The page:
Nitrile “NBR” (buna N) with 50 to 60 duro (hardness) is generally the material that should be chosen for most transformer applications.
Do not confuse this material with butyl rubber. Butyl is not a satisfactory material for transformer gaskets. The terms butyl and buna are easily confused, and care must be taken to make sure nitrile (buna N) is always used and never butyl.
Replace all cork neoprene gaskets with nitrile if the joint has recesses or expansion limiting grooves. Be careful to protect nitrile from sunlight; it is not sunlight resistant and will deteriorate, even if only the edges are exposed. It should not be greased when it is used in a nonmovable (static) seal. When joints have to slide during installation or are used as a moveable seal (such as bushing caps, oil cooler isolation valves, and tap changer drive shafts), the gasket or O-ring should be lubricated with a thin coating of DOW No. 111, No. 714, or equivalent grease. These are very thin and provide a good seal.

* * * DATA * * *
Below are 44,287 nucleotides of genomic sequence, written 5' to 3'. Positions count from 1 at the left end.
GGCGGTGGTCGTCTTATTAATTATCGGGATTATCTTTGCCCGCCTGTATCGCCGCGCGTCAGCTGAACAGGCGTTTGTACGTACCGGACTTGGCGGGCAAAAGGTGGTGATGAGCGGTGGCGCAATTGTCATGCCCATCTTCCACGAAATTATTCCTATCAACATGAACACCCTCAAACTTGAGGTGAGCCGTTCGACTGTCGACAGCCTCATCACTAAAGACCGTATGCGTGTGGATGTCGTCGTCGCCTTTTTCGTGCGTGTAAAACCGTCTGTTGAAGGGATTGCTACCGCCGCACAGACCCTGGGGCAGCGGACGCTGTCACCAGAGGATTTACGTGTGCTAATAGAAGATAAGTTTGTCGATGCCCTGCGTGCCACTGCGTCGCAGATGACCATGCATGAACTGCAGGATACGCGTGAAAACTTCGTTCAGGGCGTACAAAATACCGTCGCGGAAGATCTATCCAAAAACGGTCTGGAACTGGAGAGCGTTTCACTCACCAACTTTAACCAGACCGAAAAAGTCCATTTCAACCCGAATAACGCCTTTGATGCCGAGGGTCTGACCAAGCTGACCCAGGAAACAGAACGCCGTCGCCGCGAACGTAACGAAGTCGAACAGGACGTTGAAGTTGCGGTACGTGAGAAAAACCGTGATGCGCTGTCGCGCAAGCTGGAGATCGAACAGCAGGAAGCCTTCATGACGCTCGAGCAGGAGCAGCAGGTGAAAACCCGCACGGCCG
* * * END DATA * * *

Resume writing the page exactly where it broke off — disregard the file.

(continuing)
Nitrile performs better than cork-neoprene; when exposed to higher temperatures, it will perform well up to 65 ºC (150 ºF).
Viton should be used only for gaskets and O-rings in temperatures higher than 65 ºC or for applications requiring motion (shaft seals, etc.). Viton is very tough and wear resistant; however, it is very expensive ($1,000+ per sheet). Therefore, it should not be used unless it is needed for high wear or high temperature applications. Viton should only be used with compression limiter grooves and recesses.
Store nitrile and viton separately, or order them in different colors; the materials look alike and can be easily confused, causing a much more expensive gasket to be installed unnecessarily.
Compression and fill requirements for Viton are the same as those for nitrile, as outlined
above and shown in table 3.